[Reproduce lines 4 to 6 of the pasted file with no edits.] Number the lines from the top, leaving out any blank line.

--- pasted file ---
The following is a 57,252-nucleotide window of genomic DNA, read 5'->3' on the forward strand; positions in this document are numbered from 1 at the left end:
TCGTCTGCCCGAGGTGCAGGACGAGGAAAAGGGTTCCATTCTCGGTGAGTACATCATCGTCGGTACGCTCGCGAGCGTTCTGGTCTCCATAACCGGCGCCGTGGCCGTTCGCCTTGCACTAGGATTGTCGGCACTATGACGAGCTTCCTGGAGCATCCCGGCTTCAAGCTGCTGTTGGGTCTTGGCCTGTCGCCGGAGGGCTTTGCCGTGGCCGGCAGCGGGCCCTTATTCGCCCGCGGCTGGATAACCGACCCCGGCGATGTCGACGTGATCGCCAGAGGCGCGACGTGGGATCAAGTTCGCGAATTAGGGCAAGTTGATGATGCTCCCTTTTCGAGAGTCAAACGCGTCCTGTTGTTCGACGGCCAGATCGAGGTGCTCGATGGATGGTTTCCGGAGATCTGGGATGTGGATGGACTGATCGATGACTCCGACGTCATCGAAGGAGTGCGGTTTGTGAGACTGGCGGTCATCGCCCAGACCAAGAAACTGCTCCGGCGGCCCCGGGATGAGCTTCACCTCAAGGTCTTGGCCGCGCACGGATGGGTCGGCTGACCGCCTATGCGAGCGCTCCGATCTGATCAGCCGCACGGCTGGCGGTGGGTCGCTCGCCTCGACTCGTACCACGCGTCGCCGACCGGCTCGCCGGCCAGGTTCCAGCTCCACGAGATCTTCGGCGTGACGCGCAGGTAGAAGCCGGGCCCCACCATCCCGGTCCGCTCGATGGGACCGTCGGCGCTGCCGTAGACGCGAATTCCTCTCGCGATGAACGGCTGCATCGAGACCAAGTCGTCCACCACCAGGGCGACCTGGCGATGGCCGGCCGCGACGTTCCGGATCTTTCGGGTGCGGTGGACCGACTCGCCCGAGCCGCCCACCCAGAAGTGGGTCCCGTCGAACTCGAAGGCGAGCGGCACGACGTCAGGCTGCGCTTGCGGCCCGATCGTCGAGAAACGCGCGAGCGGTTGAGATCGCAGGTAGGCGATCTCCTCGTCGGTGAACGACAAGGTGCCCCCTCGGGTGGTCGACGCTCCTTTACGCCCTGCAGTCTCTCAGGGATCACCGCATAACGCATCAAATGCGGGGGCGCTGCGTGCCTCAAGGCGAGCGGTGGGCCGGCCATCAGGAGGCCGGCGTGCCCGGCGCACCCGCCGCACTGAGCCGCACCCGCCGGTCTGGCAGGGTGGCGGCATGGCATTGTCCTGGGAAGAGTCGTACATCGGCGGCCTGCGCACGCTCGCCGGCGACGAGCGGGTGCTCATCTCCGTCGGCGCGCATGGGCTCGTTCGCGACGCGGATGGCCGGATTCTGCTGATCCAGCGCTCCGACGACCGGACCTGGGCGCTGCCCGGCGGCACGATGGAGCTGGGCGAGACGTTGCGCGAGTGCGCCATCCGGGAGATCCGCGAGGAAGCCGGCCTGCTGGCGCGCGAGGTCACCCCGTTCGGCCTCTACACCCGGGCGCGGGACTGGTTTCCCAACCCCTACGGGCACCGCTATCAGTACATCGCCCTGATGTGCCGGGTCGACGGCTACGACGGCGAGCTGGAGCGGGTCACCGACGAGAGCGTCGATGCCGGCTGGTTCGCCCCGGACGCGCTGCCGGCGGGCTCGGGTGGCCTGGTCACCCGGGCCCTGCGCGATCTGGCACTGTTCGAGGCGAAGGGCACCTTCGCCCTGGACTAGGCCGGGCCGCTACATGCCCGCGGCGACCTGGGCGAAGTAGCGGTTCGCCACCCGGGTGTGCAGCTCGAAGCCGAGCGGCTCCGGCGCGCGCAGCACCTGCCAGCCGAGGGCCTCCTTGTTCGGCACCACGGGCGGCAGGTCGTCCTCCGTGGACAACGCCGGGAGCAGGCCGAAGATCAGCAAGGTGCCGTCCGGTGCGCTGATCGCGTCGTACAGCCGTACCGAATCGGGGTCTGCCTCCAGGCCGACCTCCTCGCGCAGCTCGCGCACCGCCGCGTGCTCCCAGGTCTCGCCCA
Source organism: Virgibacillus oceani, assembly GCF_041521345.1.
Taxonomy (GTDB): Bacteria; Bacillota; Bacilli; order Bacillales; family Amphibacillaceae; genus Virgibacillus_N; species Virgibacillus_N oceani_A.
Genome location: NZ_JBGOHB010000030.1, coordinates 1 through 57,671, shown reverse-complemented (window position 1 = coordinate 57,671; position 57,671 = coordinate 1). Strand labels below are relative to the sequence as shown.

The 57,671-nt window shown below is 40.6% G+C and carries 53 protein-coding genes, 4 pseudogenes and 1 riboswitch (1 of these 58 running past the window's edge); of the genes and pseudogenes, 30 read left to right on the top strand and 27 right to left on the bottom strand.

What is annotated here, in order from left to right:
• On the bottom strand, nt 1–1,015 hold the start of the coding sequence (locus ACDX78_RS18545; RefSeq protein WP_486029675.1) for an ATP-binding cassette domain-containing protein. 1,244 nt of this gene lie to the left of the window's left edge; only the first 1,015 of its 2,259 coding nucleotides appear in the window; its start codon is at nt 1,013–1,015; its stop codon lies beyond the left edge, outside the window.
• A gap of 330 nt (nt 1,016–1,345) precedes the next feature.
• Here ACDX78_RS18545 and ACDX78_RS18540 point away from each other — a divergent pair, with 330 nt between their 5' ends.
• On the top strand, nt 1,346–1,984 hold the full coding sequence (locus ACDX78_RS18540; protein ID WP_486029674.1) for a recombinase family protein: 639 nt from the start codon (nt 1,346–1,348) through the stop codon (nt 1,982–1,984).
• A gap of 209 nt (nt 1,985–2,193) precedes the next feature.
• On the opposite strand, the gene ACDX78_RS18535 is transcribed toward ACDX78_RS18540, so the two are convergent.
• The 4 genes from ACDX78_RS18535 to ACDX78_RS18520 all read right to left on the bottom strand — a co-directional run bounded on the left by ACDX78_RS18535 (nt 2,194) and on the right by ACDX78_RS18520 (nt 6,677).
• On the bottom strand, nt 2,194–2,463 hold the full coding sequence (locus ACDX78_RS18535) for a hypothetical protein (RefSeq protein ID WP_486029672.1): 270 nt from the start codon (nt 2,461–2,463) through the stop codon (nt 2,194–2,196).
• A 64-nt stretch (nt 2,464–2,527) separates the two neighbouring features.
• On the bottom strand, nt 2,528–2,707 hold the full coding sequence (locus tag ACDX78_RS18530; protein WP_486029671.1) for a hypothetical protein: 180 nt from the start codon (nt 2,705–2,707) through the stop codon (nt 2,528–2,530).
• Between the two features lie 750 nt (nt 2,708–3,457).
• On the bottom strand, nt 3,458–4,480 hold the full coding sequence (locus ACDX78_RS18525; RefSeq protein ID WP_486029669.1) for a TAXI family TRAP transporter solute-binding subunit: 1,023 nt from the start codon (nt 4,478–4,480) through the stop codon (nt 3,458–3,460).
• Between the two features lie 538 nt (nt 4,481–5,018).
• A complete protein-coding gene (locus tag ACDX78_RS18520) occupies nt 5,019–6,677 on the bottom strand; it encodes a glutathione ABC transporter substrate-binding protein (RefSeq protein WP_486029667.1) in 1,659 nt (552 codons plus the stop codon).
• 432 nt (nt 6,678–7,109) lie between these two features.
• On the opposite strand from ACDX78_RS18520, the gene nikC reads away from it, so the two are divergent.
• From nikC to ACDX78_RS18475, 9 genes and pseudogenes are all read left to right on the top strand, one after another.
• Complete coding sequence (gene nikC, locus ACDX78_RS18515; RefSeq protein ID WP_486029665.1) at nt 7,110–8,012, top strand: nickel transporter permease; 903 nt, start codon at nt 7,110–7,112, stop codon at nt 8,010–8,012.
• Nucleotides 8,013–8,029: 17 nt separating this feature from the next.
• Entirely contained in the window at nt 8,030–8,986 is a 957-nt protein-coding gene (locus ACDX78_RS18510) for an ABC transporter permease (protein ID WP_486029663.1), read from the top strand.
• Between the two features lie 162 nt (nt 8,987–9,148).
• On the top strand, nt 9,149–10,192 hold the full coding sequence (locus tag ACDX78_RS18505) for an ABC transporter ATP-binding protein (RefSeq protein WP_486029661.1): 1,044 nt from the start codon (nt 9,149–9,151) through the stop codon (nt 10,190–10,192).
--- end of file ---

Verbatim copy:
Taxonomy (GTDB): Bacteria; Bacillota; Bacilli; order Bacillales; family Amphibacillaceae; genus Virgibacillus_N; species Virgibacillus_N oceani_A.
Genome location: NZ_JBGOHB010000030.1, coordinates 1 through 57,671, shown reverse-complemented (window position 1 = coordinate 57,671; position 57,671 = coordinate 1). Strand labels below are relative to the sequence as shown.

The 57,671-nt window shown below is 40.6% G+C and carries 53 protein-coding genes, 4 pseudogenes and 1 riboswitch (1 of these 58 running past the window's edge); of the genes and pseudogenes, 30 read left to right on the top strand and 27 right to left on the bottom strand.